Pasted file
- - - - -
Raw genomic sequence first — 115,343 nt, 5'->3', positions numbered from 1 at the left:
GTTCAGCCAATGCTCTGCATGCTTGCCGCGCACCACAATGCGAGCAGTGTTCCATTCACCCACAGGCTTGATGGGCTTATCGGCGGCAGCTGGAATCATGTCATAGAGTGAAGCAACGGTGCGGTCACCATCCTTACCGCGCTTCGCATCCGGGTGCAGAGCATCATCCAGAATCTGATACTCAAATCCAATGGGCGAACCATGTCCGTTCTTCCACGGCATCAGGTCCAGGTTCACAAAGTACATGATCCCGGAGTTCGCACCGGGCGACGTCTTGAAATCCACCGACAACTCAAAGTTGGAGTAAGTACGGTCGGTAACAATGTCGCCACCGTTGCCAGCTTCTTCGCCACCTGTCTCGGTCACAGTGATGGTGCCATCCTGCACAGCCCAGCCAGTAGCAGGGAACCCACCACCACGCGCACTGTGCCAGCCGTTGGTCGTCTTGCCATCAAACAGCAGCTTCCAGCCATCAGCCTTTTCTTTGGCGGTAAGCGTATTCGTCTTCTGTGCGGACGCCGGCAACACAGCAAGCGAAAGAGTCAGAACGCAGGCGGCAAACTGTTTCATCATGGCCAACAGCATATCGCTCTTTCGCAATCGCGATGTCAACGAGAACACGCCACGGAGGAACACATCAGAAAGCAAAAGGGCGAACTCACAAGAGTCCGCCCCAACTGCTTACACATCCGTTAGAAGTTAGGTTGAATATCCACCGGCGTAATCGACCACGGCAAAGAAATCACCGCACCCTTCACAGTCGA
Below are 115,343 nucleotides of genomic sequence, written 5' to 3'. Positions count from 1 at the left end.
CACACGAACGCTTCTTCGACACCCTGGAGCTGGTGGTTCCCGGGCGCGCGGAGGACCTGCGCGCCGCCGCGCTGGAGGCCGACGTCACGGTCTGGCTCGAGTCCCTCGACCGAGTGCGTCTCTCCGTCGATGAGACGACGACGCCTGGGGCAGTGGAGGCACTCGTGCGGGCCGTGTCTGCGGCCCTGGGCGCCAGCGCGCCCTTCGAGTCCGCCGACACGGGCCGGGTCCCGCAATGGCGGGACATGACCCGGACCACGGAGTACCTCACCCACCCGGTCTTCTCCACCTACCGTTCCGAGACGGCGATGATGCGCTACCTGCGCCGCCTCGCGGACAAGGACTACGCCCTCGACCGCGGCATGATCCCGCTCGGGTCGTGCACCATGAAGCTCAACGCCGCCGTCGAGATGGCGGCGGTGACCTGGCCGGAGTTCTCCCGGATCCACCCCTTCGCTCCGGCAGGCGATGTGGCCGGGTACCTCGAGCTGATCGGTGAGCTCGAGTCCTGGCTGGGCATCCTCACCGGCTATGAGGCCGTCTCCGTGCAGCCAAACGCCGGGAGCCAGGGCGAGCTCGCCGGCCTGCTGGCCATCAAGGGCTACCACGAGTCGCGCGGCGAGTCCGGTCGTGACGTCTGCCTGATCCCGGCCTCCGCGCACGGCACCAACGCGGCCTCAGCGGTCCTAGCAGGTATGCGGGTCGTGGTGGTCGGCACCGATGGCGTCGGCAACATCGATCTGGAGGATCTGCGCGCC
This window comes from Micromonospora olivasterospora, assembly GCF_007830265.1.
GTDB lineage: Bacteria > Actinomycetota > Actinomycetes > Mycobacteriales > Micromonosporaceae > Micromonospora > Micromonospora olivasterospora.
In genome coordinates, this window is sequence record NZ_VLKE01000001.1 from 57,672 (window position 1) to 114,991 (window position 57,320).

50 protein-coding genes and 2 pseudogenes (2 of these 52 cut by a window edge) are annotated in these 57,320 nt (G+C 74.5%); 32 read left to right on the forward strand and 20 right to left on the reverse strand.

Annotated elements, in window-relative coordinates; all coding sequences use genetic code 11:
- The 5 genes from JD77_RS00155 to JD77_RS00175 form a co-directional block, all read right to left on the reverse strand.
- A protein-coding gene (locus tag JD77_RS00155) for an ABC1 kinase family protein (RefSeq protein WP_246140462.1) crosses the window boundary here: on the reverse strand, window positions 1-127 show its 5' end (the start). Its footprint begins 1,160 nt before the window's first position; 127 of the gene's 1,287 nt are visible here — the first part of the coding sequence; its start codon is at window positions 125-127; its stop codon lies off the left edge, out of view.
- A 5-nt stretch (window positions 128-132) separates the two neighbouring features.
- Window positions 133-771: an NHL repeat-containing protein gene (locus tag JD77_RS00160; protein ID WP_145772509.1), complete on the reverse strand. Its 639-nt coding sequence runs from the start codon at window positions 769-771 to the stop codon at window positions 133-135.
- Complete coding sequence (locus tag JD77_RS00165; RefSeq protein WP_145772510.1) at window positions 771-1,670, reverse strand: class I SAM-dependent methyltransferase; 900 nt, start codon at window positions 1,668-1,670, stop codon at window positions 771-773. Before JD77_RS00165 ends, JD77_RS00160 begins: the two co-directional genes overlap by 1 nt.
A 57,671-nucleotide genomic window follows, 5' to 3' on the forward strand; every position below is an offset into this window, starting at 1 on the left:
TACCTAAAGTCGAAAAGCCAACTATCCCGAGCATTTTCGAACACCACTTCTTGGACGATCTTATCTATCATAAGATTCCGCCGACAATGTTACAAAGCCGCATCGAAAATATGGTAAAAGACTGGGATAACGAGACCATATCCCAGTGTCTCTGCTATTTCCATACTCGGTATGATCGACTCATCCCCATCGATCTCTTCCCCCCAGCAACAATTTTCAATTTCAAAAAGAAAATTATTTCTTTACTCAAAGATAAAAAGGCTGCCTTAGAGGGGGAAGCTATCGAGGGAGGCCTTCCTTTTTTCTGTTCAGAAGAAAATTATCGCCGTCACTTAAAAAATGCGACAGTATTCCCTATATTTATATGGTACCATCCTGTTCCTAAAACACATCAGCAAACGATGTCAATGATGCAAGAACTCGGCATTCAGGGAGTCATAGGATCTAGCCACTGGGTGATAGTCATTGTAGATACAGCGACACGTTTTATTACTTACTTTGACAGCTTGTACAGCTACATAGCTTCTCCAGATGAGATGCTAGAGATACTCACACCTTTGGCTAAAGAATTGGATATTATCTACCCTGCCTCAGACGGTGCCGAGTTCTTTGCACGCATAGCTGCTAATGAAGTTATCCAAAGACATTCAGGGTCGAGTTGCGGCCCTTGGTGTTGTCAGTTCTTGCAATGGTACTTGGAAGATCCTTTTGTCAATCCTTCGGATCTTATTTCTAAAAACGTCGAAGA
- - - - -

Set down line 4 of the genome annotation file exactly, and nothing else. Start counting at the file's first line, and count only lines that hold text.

CACACGAACGCTTCTTCGACACCCTGGAGCTGGTGGTTCCCGGGCGCGCGGAGGACCTGCGCGCCGCCGCGCTGGAGGCCGACGTCACGGTCTGGCTCGAGTCCCTCGACCGAGTGCGTCTCTCCGTCGATGAGACGACGACGCCTGGGGCAGTGGAGGCACTCGTGCGGGCCGTGTCTGCGGCCCTGGGCGCCAGCGCGCCCTTCGAGTCCGCCGACACGGGCCGGGTCCCGCAATGGCGGGACATGACCCGGACCACGGAGTACCTCACCCACCCGGTCTTCTCCACCTACCGTTCCGAGACGGCGATGATGCGCTACCTGCGCCGCCTCGCGGACAAGGACTACGCCCTCGACCGCGGCATGATCCCGCTCGGGTCGTGCACCATGAAGCTCAACGCCGCCGTCGAGATGGCGGCGGTGACCTGGCCGGAGTTCTCCCGGATCCACCCCTTCGCTCCGGCAGGCGATGTGGCCGGGTACCTCGAGCTGATCGGTGAGCTCGAGTCCTGGCTGGGCATCCTCACCGGCTATGAGGCCGTCTCCGTGCAGCCAAACGCCGGGAGCCAGGGCGAGCTCGCCGGCCTGCTGGCCATCAAGGGCTACCACGAGTCGCGCGGCGAGTCCGGTCGTGACGTCTGCCTGATCCCGGCCTCCGCGCACGGCACCAACGCGGCCTCAGCGGTCCTAGCAGGTATGCGGGTCGTGGTGGTCGGCACCGATGGCGTCGGCAACATCGATCTGGAGGATCTGCGCGCC